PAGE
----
Investors up and down Toronto’s Bay Street are increasingly betting on a June rate cut in Canada, potentially giving a boost to Canada’s long-suffering bank stocks.

The S&P/TSX Banks index has gone up just 1.2 per cent this year, compared with a 6.8 per cent gain for Canada’s benchmark S&P/TSX Composite, amid concern that a combination of high interest rates, a wave of mortgage renewals, and rising loan losses will challenge the group. The dynamic isn’t new — over the past five years the banks index has gained 19 per cent, about half of the 37 per cent surge of the broader Canadian stock gauge. 

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Now there’s reason for optimism for Canada’s largest market sector as a cooler-than-expected inflation report in May led analysts to bump up the chances of a June rate cut to 65 per cent from 40 per cent just a week earlier. Investors have long expected Canada’s central bank to lower rates ahead of the U.S. Federal Reserve, given the high indebtedness of Canadian households and slower growth.

“What the rate cuts will mean for an economic outlook is much more positive,” Jefferies LLC analyst John Aiken said in an interview. “Given the Canadian banks are beta play on the Canadian economy, anything that helps the Canadian economy will be beneficial to their bottom line.”

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Banks can expect some relief as the first rate cuts roll in, ease their cost of funding, Aiken said. While some loans will be repriced in tandem with a lower policy interest rate, they’ll still have a higher rate compared with two years ago. Even if it’s a moderate impact, it’s still a beneficial one, he said. 

Bank of Nova Scotia is the next Big Six bank to report results on Tuesday before North American markets open. Toronto-Dominion Bank managed to come ahead of analyst expectations in its results last Thursday.

Still, a recent rally in bank shares means the potential upside from a rate cut is already priced in, said IG Wealth Management Chief Investment Strategist Philip Petursson.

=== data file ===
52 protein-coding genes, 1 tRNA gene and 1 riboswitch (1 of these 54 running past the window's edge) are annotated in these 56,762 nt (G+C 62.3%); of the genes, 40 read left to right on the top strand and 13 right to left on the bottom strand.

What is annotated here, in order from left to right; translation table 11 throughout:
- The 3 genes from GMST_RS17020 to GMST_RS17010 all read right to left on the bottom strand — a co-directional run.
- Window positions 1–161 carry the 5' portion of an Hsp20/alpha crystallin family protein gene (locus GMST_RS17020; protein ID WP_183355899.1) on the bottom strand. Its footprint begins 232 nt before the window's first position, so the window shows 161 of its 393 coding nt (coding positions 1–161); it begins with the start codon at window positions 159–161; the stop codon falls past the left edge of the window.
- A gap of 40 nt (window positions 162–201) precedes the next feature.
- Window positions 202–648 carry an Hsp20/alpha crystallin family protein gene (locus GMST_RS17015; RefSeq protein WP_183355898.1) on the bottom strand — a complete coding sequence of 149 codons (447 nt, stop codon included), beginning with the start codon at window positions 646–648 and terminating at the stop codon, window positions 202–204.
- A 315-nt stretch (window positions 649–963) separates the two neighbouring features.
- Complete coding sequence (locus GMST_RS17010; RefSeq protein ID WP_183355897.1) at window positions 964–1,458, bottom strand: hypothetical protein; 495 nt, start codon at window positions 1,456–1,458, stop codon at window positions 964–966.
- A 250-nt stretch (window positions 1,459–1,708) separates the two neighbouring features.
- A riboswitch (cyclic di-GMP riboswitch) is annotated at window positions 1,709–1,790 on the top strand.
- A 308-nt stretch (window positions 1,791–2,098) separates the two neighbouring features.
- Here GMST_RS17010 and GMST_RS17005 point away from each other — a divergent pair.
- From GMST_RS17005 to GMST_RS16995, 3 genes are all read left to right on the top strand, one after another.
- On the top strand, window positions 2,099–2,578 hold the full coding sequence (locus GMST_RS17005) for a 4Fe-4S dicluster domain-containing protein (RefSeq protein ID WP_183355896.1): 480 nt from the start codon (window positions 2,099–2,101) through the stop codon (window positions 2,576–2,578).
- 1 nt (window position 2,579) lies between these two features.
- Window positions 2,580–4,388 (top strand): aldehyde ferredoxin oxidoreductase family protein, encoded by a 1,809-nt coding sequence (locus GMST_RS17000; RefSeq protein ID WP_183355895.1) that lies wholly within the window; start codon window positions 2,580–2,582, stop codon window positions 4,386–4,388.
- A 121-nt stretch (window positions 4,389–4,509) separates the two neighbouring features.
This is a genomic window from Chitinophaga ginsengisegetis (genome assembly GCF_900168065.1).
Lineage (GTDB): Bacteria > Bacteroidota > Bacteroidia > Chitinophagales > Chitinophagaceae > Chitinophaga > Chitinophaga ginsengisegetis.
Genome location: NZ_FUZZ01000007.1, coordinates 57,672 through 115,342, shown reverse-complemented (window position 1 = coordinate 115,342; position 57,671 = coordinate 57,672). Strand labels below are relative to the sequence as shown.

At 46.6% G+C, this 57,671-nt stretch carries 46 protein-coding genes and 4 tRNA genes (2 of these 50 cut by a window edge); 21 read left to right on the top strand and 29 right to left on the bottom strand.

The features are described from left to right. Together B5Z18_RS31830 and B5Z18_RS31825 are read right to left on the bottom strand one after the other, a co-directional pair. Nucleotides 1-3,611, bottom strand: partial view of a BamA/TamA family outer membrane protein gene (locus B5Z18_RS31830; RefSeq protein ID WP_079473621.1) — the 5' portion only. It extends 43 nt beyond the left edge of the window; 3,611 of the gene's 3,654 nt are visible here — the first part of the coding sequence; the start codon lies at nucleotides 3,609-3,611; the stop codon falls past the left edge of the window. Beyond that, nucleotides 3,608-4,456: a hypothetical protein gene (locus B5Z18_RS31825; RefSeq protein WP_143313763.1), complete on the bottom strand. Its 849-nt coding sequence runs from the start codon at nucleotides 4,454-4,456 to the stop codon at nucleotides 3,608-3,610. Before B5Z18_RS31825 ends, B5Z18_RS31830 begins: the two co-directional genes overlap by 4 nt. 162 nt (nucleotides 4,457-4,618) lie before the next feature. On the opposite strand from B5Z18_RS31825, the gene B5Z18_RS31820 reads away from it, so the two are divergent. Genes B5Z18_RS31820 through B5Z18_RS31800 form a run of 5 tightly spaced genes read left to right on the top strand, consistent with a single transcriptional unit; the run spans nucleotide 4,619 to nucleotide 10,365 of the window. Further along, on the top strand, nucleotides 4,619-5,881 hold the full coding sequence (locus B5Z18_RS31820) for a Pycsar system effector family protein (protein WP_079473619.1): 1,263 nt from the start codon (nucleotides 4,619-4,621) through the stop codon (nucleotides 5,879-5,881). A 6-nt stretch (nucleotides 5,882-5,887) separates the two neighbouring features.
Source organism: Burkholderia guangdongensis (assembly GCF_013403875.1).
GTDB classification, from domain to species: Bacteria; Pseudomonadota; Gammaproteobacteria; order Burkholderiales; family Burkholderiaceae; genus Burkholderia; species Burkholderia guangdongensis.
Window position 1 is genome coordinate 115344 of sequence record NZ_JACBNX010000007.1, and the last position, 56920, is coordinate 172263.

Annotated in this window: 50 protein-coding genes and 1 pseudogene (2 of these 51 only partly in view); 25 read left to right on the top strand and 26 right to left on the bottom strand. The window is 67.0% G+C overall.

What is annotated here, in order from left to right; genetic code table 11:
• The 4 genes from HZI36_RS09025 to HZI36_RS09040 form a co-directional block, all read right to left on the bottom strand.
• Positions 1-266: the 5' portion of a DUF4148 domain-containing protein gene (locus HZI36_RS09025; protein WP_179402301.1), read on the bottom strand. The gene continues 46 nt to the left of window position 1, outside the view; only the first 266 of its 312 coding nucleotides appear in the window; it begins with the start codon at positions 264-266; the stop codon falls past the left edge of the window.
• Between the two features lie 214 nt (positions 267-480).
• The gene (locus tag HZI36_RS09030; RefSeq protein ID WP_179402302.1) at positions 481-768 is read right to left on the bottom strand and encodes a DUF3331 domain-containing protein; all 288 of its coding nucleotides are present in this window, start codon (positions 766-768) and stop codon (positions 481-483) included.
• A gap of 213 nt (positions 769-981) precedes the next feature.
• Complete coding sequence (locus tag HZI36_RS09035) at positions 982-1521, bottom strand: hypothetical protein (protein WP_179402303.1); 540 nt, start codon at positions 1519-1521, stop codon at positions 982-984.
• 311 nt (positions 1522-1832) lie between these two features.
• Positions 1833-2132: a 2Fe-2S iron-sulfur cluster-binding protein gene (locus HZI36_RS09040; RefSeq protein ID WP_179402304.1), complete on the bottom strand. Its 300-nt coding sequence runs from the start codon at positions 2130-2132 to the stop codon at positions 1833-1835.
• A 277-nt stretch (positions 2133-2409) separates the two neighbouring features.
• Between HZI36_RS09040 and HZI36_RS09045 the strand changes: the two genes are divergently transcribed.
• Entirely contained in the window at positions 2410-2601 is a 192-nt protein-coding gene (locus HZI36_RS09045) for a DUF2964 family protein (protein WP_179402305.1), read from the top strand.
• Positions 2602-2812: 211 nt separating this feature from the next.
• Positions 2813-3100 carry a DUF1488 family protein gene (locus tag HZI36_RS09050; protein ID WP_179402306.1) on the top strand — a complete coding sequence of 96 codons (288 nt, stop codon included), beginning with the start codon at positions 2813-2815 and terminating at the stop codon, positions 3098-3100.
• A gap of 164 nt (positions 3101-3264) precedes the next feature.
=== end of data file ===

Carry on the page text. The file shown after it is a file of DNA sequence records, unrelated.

“I certainly wouldn’t be trading on the potential for a Bank of Canada cut to say, ‘Oh, this is gonna provide a meaningful lift for financials,’” he said.

Other are more optimistic though. A rate cut would provide a sentiment lift for the Canadian banks, according to Greg Taylor, chief investment officer of Purpose Investments. It would help “stave off or make less severe the housing problems,” he said.

Last week, Canada’s banking regulator warned of a payment shock faced by homeowners who are renewing their mortgages and may be faced with the prospect of their interest payments rising dramatically. The Office of the Superintendent of Financial Institutions warned that 76 per cent of outstanding mortgages as of February are coming up for renewal by the end of 2026.

The longer rates stay elevated, the more strain these households will find themselves under, representing a risk to the banks that hold these mortgages. Peter Routledge, the superintendent of financial institutions, characterized the wave of upcoming renewals for variable-rate mortgages with fixed payments as a “mouse in the snake” — an issue banks will have to digest.